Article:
Update No. 288 – 31/01/17

I say this at the end of every January and July. The most exciting months in an Australian fund manager’s life are February and August. Reporting season is when we get to see whether our prognostications were correct and find out whether the market will come to agree with our assessment that the stocks we own are undervalued.

Interestingly it doesn’t really work this way. By this I mean our outperformance hasn’t really come in large chunks around the two primary Australian reporting periods.

I know because I’ve reviewed the figures. May has been the month where the largest proportion of our outperformance has been generated since inception (over 40% since inception in fact), it is followed by August in second place, but so far, February has seen us on average underperform the benchmark, Along with November April and December.

So, perhaps the months where outperformance squirts out of a well-constructed portfolio really does follow a relatively ‘random-walk’.

With that in mind, we’re pretty excited about the value of our portfolio relative to the broader market, so hopefully this February will prove to be a profitable one…

We have completed the selling of one of the positions I mentioned we were disposing in the lead up to reporting season in an attempt to further concentrate our portfolio into our best ideas and to grow our cash hoard in readiness for any opportunities reporting season might throw up.

We sold the last of our small stake in Embleton (EMB.ASX) on January 30th. The position was a very small one for the fund and due to the illiquidity ended up never getting to the scale of a ‘full’ position. We think of a full position as one occupying at least 5% of the equity portfolio. Even at the last traded price of $11 per share, our peak holding would have only amounted to about 1.3% of the fund.

Embleton is a well-run business that sells flooring and has a small engineering concern. I have followed the business for many years. It is like a lot of businesses we are often attracted to, having a massive insider ownership and some nepotistic leanings. The CEO (son of the Chairman) probably earns a salary that’s a little larger than the scale & scope of the business warrants, but it has been prudentially managed for a long time (holders buying 10 years ago have earned a low teens annual return, despite the GFC landing in the holding period).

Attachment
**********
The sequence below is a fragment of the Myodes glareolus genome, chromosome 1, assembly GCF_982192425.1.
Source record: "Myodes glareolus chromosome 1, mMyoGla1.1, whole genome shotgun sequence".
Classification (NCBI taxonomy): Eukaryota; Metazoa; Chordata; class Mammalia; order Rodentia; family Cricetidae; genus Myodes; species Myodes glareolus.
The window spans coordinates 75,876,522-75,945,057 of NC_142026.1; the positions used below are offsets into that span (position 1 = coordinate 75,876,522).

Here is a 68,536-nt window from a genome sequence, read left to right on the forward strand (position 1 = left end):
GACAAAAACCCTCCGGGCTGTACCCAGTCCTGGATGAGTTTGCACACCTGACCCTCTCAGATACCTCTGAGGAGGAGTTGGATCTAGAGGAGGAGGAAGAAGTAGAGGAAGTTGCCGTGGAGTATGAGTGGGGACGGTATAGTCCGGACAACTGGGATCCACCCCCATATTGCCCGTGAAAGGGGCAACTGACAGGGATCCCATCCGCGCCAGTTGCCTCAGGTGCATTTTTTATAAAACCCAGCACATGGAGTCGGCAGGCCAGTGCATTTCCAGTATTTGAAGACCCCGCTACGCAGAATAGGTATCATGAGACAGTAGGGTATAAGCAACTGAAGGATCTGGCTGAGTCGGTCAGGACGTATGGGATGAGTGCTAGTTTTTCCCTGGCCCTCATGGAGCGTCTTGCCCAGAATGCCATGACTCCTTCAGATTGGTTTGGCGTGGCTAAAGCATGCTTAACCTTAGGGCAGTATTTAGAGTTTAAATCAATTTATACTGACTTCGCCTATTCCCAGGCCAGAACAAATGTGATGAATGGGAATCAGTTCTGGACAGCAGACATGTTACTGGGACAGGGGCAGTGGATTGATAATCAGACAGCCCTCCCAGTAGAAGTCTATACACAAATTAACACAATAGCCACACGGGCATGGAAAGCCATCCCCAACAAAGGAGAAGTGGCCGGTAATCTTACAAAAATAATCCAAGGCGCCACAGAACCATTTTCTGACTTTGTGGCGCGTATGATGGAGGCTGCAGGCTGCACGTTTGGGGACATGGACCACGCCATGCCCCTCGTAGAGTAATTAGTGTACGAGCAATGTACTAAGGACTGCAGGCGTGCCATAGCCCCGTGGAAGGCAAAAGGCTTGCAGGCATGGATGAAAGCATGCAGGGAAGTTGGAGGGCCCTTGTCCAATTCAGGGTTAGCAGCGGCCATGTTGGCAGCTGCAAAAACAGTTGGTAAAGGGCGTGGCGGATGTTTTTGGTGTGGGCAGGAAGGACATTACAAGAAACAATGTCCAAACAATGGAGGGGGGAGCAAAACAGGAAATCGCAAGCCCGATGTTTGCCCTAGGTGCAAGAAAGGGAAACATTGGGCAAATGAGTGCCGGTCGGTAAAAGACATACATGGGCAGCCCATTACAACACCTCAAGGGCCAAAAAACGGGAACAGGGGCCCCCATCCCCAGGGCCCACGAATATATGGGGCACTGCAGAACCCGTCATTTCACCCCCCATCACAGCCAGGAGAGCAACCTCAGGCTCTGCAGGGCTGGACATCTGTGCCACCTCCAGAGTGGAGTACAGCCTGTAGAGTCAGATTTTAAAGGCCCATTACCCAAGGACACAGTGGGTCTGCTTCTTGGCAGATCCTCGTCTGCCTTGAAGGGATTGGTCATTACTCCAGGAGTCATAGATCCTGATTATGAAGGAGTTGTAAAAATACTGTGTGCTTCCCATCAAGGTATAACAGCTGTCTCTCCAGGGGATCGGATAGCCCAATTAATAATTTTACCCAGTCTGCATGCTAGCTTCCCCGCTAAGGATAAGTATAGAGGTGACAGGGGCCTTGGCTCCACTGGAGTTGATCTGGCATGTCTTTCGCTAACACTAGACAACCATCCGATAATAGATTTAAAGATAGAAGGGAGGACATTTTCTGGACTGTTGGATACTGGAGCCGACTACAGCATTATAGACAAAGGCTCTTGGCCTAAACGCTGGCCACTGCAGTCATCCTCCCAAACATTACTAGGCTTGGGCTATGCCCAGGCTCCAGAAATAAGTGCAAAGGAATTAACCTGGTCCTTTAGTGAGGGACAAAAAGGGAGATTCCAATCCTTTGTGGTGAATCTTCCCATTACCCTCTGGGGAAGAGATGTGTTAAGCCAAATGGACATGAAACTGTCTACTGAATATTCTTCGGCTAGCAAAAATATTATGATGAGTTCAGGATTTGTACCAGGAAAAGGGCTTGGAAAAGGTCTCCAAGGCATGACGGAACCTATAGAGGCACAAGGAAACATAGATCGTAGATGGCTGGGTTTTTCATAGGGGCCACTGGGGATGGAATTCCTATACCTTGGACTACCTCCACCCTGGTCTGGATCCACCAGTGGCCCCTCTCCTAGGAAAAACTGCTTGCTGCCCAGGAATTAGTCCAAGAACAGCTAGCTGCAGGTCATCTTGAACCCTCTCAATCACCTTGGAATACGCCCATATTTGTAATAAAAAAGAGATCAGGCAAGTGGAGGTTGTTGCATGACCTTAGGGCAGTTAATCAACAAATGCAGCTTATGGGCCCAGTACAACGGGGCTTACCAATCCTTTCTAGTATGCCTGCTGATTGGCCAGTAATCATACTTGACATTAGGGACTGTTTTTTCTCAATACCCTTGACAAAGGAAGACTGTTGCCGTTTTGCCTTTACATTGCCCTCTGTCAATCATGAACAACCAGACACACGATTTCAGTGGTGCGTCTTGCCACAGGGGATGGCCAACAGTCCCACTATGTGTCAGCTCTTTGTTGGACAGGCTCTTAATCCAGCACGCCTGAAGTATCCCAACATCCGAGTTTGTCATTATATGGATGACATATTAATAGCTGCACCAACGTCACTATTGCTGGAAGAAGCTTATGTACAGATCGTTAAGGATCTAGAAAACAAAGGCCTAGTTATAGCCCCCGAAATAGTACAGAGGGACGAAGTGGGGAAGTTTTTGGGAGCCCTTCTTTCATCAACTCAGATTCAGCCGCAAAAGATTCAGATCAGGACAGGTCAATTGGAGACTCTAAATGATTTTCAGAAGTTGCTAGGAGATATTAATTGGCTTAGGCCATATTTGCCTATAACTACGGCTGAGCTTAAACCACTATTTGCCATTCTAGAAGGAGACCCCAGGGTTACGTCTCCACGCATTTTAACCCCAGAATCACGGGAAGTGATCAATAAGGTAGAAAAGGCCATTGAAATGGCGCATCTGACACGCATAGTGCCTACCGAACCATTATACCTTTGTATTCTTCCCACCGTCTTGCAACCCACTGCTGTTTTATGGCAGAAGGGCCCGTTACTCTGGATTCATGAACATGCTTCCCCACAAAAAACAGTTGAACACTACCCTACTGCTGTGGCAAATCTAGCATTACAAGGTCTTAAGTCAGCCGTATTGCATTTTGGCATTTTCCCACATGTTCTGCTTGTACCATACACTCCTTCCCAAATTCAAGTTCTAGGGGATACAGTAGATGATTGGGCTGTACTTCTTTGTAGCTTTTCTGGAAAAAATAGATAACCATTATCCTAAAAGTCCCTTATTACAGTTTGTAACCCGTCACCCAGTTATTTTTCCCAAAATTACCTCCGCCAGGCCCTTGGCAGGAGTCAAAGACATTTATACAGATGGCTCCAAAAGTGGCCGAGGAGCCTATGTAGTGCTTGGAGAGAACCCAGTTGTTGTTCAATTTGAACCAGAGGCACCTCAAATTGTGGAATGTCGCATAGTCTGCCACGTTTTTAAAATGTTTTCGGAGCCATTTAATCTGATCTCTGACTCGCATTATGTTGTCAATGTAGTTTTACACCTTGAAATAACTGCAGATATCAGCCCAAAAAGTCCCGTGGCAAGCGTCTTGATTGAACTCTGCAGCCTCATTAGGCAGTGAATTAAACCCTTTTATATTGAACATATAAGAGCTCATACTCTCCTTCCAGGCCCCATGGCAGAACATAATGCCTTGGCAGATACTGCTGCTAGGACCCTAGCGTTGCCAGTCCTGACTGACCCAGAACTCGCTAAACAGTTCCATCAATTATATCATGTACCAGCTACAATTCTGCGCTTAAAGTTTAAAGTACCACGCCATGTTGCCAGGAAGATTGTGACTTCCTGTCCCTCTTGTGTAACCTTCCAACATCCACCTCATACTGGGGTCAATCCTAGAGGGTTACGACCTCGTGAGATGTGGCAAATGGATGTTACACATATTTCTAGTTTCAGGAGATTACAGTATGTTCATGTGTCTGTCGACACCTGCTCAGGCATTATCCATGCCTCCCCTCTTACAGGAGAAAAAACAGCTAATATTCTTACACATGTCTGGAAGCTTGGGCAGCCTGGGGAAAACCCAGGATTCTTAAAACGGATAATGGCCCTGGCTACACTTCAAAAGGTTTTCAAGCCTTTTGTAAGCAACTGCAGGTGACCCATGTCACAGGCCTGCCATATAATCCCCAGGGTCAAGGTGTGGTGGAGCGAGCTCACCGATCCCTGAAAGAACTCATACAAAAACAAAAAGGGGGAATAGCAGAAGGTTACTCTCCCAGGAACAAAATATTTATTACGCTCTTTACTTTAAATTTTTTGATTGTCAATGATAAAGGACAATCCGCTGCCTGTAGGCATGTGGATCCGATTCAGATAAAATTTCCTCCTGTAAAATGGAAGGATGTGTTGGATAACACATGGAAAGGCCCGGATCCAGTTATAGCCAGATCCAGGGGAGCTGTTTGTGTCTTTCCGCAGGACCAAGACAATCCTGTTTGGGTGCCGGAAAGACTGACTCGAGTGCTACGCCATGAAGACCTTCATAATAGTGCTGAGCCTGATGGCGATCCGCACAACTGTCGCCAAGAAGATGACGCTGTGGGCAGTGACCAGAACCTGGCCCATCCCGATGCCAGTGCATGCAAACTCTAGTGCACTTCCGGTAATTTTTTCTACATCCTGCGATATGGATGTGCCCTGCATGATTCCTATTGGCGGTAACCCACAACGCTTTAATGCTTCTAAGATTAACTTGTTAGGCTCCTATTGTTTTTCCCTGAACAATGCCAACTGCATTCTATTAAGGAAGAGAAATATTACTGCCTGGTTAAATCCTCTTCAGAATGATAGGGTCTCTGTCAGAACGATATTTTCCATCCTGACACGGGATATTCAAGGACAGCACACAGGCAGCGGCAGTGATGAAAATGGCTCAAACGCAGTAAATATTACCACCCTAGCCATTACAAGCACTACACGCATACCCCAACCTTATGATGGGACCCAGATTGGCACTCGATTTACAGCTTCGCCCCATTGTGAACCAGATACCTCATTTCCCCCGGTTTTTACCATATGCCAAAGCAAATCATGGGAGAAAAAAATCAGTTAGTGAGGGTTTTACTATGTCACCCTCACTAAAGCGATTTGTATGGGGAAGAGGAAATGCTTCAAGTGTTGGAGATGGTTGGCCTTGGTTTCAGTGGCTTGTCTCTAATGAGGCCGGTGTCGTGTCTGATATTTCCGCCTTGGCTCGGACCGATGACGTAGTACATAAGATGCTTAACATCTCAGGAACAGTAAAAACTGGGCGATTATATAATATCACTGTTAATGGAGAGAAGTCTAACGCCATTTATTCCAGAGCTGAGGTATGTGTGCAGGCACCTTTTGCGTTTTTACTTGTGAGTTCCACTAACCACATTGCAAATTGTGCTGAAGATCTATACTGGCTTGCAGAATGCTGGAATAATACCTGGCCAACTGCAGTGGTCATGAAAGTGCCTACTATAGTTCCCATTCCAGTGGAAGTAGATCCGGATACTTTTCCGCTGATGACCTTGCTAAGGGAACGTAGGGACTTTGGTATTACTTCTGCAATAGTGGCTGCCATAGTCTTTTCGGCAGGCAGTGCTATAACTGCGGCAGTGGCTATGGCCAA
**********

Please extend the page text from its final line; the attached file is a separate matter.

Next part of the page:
The other big attraction was that the portfolio of land assets in our view probably at least matched the market capitalisation of the company when we started purchasing stock. We last bought in August 2016 when the stock traded at $8.22 per share at around that price, we’d have happily built the stake at around those prices, but despite sitting in the market for many months, we failed to build the position to a suitable size.

It ran away this month as some fairly determined buyer (or buyers) started to push the price up sharply. Given our preference for larger positions, and our desire to build our cash holdings, I sold our small position into this spike.

The holding earned an IRR of 93.7% over our holding period including dividends and added almost 0.5% to our fund. Nothing spectacular, but occasionally we will hit singles as we try to build our innings. The buyer of our position will probably do well over any reasonable holding period, but we were happy to take our profits and look to the next opportunity – Tony Hansen 31/01/2017


Apr 1st 2011

Jun 30th 2016

Current Price

Since July 1st 2016

Since Inception


EGP Fund No. 1














*1 after a 31 May 2013 dividend of 2.333 cents per share (cps) plus 1.000 cps Franking Credit, a 31 May 2014 Dividend of 7.000 cps plus 3.000 cps Franking Credit and a 31 May 2015 Dividend of 8.6667 cps plus 3.7143 cps Franking Credit and a 31 May 2016 Dividend of 6.0000 cps plus a 2.5714 cps Franking Credit

*2 calculated based on dividends reinvested